On October 19, 2010 I moved from the US to The Netherlands. This is a love story many years in the making.


We had a glimmer of sunlight and a sky that showed a little blue in it today so after I got the boeuf Bourguignon started and simmering slowly on the hob, we packed a little bag with a couple of excellent cookies and two bottles of water, saddled up the dog, grabbed the Nikon and went on a road trip to the coast.

I had no real idea of where we were going. I mean, yeah, I could see it on the map but had no concept of what it might look like. If you look at the map, we followed N46 north out of Groningen to a little industrial area where a number of interesting things are located. The first thing we came across was a Google data center.

I was taken aback. A data center? Really? Out here in the middle of Absolutely Nowhere, Land’s End, Nederlands? I asked why, and Carel pointed at another building not far away. “Cheap power,” he said a little smugly. “Over there a cable comes in from Norway carrying 700 megawatts, all water-generated and clean.” I didn’t take a picture of it, but he found one for me on the interwebs. This is the inside.

They’re building a couple new power plants to bolster the existing one (which is far from being small). This is apparently of sufficient urgency that they are working on Sunday. It was a remarkable sight, this intricate dance of cranes.

We drove around some more, taking our time and gaping at the windmills. Those things are enormous. I asked him to pull over so I could take a photo of one of them. This one was right next to the road, and in very un-American fashion had no fence, cameras or anything else warning people off it. I just walked right up to it and leaned against it.

The sound it makes is huge. It’s a very deep note that you can feel thrumming in your bones, constant as a heartbeat. I find it very soothing. Did I mention they are colossal? Birds fly among them.

Speaking of birds, I caught sight of something that to me looks totally wrong. A seagull flying only a foot above…green grass. I absolutely love how this photo came out.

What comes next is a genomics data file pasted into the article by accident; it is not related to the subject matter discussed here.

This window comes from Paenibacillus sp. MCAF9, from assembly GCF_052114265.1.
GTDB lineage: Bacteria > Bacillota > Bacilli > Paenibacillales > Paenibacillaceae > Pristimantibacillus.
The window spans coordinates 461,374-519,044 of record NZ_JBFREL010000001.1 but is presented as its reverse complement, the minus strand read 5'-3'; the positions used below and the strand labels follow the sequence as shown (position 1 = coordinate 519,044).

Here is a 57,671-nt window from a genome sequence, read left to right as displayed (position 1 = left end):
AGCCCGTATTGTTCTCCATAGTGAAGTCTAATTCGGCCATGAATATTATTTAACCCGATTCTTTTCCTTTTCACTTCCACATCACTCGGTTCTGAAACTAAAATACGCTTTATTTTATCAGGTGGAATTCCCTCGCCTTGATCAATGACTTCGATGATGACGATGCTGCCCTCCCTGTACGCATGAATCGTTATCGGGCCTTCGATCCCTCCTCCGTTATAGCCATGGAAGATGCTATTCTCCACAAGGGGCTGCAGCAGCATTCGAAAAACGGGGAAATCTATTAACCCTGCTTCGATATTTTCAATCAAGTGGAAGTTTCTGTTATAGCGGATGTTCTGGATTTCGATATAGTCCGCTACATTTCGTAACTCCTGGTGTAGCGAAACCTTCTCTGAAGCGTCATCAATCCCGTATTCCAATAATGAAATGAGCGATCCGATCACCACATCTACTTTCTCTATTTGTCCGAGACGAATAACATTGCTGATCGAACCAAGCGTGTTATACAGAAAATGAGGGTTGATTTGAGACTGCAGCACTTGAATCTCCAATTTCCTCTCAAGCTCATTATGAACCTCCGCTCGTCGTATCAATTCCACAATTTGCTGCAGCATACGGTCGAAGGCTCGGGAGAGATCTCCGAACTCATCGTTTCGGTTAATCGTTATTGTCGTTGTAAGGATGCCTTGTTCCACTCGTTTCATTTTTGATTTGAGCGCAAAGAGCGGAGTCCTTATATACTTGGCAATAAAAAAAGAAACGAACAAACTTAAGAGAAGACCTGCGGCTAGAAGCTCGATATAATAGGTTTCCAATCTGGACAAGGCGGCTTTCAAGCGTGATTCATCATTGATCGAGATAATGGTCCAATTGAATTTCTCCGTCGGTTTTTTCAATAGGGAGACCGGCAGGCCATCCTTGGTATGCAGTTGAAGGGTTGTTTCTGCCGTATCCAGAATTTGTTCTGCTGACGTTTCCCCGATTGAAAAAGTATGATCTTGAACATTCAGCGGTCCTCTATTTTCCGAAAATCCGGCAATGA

The weather started to turn…

…so we continued our journey, stopping at a storage area for mill blades on the way out. I had thought the ones we were driving through were big. The blades stored in this depot are for the sea-going wind farms. They are built out in the open water of the North Sea, and let me tell you, they are staggeringly huge.

I asked Carel to stand by the fence so as to provide a sense of scale. See? FREAKIN’ HUMONGOUS.

He took a really neat photo of them!

As we were leaving the area Carel pointed at a flock of geese that apparently didn’t get the memo about flying South for winter until quite late. It was a veritable river of birds and they just kept coming.

One lovely image was of this old mill and its upstart new cousin which I shot as we were leaving.

On our way back to Groningen we drove through a couple of small cities that have names I found very amusing in a totally juvenile sort of way – Uithuizen (Out-house!) and Usquert (needs no explanation). Hee hee. We stopped at a viewpoint, and climbed the steep stairs to look out. Once on top I realized that of course we were standing on a dike – this country doesnt have hills! So I took a look at the backside of it.

Having gained the top of the dike, we looked out.


I had no idea how much land there was on the other side of the dike. We were looking out at a seemingly endless coastal flat, all mud and water and struggling grass. It’s a protected area, being a crucial stop for the countless birds on their migratory routes. Not terribly attractive, but important. It’s nice that they care about it even if it’s not pretty. I was freezing, though, so I fled back to the car.

The engineering that goes into stealing land from the North Sea is phenomenal. The Shrub really ought to have accepted the Dutch offer of help for the New Orleans levees when they broke: noone knows water management like this nation. Without truly expert knowledge, there would not *be* a nation! To sit there in my comfy car and look at the field beside me and realize that it once was under the sea is quite an experience. It’s unsettling and humbling and really gives me an appreciation for the backbreaking centuries of work that went into creating this country.

The light was failing so we made a beeline for home. We drove though a lot of fields and tiny towns and winding little country lanes. With apologies to John Denver, and a tip of the hat to West Virginia…

Take me home, country roads






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